Climate change will cost world’s biggest companies almost £1trn, says UN report | World News

Global delays in tackling climate change will cost the world’s biggest companies nearly £1trn, according to the United Nations.

The claim is included in an eagerly-awaited report into the effect of climate change on global investments.

The UN will say the economic effects of these delays will cut the value of many industries and lower the returns for investors, including those saving for their pension.

The report, which has been seen by Sky News, concludes that transitioning the world to a low-carbon economy could see the assets of just 500 investment companies fall by more than £8.2tn.

And it adds that the world’s top 30,000 companies will face an extra bill of more than a trillion dollars thanks to slow progress in cutting carbon emissions.

Waves crash in against the harbour wall on November 28, 2018 in Saltcoats, Scotland. Storm Diana is currently bringing torrential rain and 70mph winds to most of the country today triggering a Met Office severe weather warning and also potential flooding.
Flooding could become a much more regular occurrence as the climate changes

The Paris Agreement of 2016 said that global governments should seek to limit the rise in the global temperature to less than 2 degrees above pre-industrial levels. Although the agreement has now been ratified by 185 countries, there is widespread concern that carbon emissions remain higher than at any point in history.

In particular, there is a fear that while many people say they want to take action to stop climate change, they remain unconvinced that the costs of change are worthwhile.

I understand the UN believes it is ow crucial to persuade investors around the world that their financial interests are best served by confronting problems now, rather than risking vastly higher costs at a later date.

But the official leading the Bank of England’s work on climate change told Sky News that financial markets are at “a pivot point” and “further action might be needed” to bring in new regulations to deal with the failure of the market to adapt.

Sarah Breeden, the Bank of England's executive director for international banks supervision
Sarah Breeden, the Bank of England’s executive director for international banks supervision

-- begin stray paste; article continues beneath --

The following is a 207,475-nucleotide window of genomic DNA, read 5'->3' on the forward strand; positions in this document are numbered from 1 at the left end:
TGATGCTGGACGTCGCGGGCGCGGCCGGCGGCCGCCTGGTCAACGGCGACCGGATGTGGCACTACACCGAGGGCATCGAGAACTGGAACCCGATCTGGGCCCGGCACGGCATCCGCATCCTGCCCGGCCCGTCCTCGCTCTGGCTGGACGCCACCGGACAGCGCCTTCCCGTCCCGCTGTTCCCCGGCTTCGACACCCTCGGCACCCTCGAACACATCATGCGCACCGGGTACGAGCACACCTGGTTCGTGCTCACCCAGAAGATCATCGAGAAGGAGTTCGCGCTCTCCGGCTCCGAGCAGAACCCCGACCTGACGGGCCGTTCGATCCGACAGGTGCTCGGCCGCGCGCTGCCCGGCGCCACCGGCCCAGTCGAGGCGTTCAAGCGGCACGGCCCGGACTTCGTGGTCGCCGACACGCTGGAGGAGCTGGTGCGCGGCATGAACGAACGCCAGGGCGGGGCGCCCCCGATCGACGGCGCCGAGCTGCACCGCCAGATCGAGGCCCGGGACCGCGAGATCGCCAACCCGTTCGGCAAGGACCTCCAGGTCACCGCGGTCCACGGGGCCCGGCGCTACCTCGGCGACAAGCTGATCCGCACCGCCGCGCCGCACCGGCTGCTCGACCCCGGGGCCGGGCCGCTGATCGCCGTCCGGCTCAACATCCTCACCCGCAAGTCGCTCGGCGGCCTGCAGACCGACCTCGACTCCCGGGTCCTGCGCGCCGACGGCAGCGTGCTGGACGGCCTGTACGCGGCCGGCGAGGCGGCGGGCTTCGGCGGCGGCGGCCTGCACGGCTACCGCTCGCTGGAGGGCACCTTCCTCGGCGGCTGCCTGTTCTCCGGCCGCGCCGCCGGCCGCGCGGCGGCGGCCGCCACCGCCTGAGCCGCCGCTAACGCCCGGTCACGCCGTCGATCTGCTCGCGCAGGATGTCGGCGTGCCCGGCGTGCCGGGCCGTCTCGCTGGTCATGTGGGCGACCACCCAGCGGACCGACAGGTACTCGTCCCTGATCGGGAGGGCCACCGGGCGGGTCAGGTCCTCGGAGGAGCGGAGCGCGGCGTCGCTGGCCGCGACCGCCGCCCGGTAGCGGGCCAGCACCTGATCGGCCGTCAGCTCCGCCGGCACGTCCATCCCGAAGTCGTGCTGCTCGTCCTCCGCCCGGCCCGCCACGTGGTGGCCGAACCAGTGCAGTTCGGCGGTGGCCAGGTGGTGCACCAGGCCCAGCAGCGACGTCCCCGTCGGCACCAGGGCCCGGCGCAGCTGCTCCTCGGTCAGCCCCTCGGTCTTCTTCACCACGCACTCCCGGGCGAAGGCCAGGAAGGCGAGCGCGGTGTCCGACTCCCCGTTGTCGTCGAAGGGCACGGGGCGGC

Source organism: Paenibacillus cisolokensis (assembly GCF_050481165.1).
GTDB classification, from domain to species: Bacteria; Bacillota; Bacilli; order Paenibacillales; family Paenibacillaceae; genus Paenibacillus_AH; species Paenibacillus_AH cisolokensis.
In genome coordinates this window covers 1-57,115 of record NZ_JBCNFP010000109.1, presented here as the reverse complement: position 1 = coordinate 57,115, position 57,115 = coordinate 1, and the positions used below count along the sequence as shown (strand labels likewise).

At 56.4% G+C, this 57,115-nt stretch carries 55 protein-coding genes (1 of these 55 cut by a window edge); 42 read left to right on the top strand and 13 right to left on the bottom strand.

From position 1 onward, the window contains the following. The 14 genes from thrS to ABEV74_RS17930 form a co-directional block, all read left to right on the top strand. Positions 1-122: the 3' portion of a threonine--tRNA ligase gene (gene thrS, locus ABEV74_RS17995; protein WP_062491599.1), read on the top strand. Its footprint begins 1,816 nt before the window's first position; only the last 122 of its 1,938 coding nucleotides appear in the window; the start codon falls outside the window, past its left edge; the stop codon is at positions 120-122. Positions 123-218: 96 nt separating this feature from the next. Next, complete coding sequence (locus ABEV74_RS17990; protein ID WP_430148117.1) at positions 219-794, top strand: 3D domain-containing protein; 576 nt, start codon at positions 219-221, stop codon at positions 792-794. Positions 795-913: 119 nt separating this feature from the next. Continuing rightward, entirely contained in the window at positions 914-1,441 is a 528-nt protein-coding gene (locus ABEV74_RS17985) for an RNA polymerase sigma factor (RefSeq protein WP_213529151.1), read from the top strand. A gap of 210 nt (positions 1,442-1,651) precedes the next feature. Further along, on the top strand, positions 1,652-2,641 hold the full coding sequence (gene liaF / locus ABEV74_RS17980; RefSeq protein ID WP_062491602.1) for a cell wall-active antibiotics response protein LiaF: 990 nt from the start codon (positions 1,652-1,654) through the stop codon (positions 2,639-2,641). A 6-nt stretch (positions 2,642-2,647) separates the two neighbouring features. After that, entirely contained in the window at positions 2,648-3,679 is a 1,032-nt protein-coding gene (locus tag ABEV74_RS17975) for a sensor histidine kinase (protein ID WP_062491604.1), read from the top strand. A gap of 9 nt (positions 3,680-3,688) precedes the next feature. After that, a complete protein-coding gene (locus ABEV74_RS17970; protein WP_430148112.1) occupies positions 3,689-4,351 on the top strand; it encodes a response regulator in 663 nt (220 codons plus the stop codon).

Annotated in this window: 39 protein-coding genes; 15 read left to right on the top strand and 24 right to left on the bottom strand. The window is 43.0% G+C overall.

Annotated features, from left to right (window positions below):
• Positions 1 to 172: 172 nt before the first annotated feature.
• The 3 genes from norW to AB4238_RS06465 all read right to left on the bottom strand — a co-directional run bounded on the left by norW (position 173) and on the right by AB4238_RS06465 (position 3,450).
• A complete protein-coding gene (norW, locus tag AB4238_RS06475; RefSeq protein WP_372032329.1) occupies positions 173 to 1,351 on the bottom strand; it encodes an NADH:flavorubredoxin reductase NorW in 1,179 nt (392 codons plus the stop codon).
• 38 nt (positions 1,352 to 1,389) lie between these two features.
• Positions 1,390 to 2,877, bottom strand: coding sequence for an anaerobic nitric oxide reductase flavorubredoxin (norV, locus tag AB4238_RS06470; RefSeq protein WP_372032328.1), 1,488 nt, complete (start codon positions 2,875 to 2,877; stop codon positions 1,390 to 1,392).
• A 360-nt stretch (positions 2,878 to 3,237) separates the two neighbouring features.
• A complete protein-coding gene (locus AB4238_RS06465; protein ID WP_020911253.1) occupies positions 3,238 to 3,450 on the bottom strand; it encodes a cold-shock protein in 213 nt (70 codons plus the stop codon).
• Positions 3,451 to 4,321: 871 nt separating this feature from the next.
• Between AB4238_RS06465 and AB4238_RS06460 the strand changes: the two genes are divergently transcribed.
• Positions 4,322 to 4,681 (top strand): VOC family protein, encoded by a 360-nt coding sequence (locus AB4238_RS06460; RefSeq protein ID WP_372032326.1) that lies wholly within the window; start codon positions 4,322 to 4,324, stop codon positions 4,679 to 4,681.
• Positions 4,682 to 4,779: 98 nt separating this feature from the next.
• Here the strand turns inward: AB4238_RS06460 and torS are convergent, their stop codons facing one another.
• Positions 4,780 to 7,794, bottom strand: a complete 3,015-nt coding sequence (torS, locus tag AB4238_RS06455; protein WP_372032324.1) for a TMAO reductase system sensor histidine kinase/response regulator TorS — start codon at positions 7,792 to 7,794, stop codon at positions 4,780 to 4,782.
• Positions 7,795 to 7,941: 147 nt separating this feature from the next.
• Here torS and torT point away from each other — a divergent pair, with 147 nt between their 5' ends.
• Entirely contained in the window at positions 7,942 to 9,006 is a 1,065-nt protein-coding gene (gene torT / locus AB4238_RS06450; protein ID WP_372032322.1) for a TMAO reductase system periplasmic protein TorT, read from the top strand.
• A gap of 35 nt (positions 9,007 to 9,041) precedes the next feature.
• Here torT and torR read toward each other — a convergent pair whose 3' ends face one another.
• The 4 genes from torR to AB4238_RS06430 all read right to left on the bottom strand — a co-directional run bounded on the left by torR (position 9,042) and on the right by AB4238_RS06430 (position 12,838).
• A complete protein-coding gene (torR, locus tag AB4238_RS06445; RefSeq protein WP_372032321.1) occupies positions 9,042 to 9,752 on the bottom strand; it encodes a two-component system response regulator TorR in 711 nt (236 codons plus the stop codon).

Sarah Breeden, the bank’s executive director for international banks supervision, said: “Our focus at the moment is dealing with the unprecedented challenge of trying to analyse and understand this risk.

“This is an unprecedented challenge. It is for governments to set climate policy and it’s our job to ensure the financial system is resilient to whatever state of the world we find ourselves in.

“If the market is not doing a good job of managing that risk then it is incumbent upon us to think about whether further action might be needed to mitigate that risk.”

Climate change activists on Waterloo Bridge in London last month
Climate change activists spent many days blocking Waterloo Bridge in London last month

The UN report was written by the UN Environment Programme Finance Initiative, and included input from asset management firms around the world, among them the UK insurance giant Aviva.

Aviva's chief responsible investment officer, Dr Steve Waygood
Aviva’s chief responsible investment officer, Dr Steve Waygood

The company’s chief responsible investment officer, Dr Steve Waygood, told Sky News that climate change presents “an existential risk to our sector”.

He said: “The valuation of fossil fuel sector has gone up by about $580bn (£445bn) since the Paris Agreement pen was held, so there is not a managed transition away from fossil fuels. There’s actually more money going into fossil fuels.

“For the governments to think that their job is done now that the Paris Agreement is signed is wrong. This remains the world’s biggest market failure.

“The costs of inaction are categorically higher than the costs of taking action today, much, much higher. This is about economic sense, business sense – of course we care about the pandas and the polar bears as much as anybody – but this isn’t about them, it’s about our shareholders and our customers.”

Later this month, Aviva will use its shareholding in BP to back a resolution that calls upon the company to set clearer targets for reducing carbon emissions. Similar action by shareholders at Shell resulted in the company having to accept responsibility for emissions, and Dr Waygood said that he wanted BP to come up with a clearer plan for dealing with climate change.

“It’s not new to them, they’ve been thinking about it for decades. But I don’t see a strategy that says ‘if Paris were to be delivered, what would that mean?’. What is there strategy? How do they measure performance?

“We can send a message to other shareholders that this is a fundamental issue for the board of BP. They need to think five, 10, 20 years into the future.”

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